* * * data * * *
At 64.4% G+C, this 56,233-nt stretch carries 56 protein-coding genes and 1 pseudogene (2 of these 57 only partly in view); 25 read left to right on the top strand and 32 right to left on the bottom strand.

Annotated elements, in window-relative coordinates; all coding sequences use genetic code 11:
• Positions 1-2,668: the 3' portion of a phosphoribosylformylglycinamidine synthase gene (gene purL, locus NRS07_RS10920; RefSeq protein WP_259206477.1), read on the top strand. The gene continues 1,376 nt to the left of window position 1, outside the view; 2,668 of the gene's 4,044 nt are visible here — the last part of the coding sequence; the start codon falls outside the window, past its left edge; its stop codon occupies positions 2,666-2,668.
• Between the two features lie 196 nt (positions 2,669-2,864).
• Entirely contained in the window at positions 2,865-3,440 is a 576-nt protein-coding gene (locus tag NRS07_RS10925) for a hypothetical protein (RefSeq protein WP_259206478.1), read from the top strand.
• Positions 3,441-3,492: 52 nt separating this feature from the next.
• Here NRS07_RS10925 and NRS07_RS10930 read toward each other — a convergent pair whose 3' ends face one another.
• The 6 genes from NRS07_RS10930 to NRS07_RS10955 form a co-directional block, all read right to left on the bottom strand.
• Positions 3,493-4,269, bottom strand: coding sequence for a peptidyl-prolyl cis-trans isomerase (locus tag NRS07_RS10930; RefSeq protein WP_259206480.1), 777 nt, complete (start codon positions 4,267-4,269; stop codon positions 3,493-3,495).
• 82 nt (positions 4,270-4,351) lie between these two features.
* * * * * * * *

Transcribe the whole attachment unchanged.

At 64.4% G+C, this 56,233-nt stretch carries 56 protein-coding genes and 1 pseudogene (2 of these 57 only partly in view); 25 read left to right on the top strand and 32 right to left on the bottom strand.

Annotated elements, in window-relative coordinates; all coding sequences use genetic code 11:
• Positions 1-2,668: the 3' portion of a phosphoribosylformylglycinamidine synthase gene (gene purL, locus NRS07_RS10920; RefSeq protein WP_259206477.1), read on the top strand. The gene continues 1,376 nt to the left of window position 1, outside the view; 2,668 of the gene's 4,044 nt are visible here — the last part of the coding sequence; the start codon falls outside the window, past its left edge; its stop codon occupies positions 2,666-2,668.
• Between the two features lie 196 nt (positions 2,669-2,864).
• Entirely contained in the window at positions 2,865-3,440 is a 576-nt protein-coding gene (locus tag NRS07_RS10925) for a hypothetical protein (RefSeq protein WP_259206478.1), read from the top strand.
• Positions 3,441-3,492: 52 nt separating this feature from the next.
• Here NRS07_RS10925 and NRS07_RS10930 read toward each other — a convergent pair whose 3' ends face one another.
• The 6 genes from NRS07_RS10930 to NRS07_RS10955 form a co-directional block, all read right to left on the bottom strand.
• Positions 3,493-4,269, bottom strand: coding sequence for a peptidyl-prolyl cis-trans isomerase (locus tag NRS07_RS10930; RefSeq protein WP_259206480.1), 777 nt, complete (start codon positions 4,267-4,269; stop codon positions 3,493-3,495).
• 82 nt (positions 4,270-4,351) lie between these two features.